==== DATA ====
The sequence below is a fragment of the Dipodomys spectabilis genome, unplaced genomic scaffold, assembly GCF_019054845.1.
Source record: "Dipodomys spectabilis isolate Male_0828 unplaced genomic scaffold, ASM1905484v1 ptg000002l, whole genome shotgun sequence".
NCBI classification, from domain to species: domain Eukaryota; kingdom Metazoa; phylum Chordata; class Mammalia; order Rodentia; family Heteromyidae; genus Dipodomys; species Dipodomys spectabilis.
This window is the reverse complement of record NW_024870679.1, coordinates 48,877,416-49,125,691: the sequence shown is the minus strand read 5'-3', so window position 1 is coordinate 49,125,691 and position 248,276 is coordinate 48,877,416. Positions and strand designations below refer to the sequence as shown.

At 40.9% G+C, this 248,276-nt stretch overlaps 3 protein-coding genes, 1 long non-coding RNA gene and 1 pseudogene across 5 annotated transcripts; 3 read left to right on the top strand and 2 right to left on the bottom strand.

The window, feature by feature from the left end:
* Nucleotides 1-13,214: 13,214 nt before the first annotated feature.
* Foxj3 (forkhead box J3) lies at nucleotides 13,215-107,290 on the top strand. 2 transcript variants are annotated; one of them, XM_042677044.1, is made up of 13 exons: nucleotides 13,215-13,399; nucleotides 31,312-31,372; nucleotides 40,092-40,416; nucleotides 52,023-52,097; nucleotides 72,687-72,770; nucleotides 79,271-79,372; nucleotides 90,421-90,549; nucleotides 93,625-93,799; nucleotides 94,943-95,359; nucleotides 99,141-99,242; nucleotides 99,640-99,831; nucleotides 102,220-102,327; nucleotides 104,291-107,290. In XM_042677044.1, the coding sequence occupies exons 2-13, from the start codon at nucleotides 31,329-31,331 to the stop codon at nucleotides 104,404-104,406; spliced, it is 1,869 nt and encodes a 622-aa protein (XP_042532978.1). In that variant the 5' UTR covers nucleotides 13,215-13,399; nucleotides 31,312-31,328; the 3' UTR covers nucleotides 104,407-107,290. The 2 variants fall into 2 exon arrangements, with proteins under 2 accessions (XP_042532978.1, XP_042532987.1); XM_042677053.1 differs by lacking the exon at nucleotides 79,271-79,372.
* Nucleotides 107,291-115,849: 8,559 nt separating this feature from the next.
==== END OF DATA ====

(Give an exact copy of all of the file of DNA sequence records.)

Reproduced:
The sequence below is a fragment of the Dipodomys spectabilis genome, unplaced genomic scaffold, assembly GCF_019054845.1.
Source record: "Dipodomys spectabilis isolate Male_0828 unplaced genomic scaffold, ASM1905484v1 ptg000002l, whole genome shotgun sequence".
NCBI classification, from domain to species: domain Eukaryota; kingdom Metazoa; phylum Chordata; class Mammalia; order Rodentia; family Heteromyidae; genus Dipodomys; species Dipodomys spectabilis.
This window is the reverse complement of record NW_024870679.1, coordinates 48,877,416-49,125,691: the sequence shown is the minus strand read 5'-3', so window position 1 is coordinate 49,125,691 and position 248,276 is coordinate 48,877,416. Positions and strand designations below refer to the sequence as shown.

At 40.9% G+C, this 248,276-nt stretch overlaps 3 protein-coding genes, 1 long non-coding RNA gene and 1 pseudogene across 5 annotated transcripts; 3 read left to right on the top strand and 2 right to left on the bottom strand.

The window, feature by feature from the left end:
* Nucleotides 1-13,214: 13,214 nt before the first annotated feature.
* Foxj3 (forkhead box J3) lies at nucleotides 13,215-107,290 on the top strand. 2 transcript variants are annotated; one of them, XM_042677044.1, is made up of 13 exons: nucleotides 13,215-13,399; nucleotides 31,312-31,372; nucleotides 40,092-40,416; nucleotides 52,023-52,097; nucleotides 72,687-72,770; nucleotides 79,271-79,372; nucleotides 90,421-90,549; nucleotides 93,625-93,799; nucleotides 94,943-95,359; nucleotides 99,141-99,242; nucleotides 99,640-99,831; nucleotides 102,220-102,327; nucleotides 104,291-107,290. In XM_042677044.1, the coding sequence occupies exons 2-13, from the start codon at nucleotides 31,329-31,331 to the stop codon at nucleotides 104,404-104,406; spliced, it is 1,869 nt and encodes a 622-aa protein (XP_042532978.1). In that variant the 5' UTR covers nucleotides 13,215-13,399; nucleotides 31,312-31,328; the 3' UTR covers nucleotides 104,407-107,290. The 2 variants fall into 2 exon arrangements, with proteins under 2 accessions (XP_042532978.1, XP_042532987.1); XM_042677053.1 differs by lacking the exon at nucleotides 79,271-79,372.
* Nucleotides 107,291-115,849: 8,559 nt separating this feature from the next.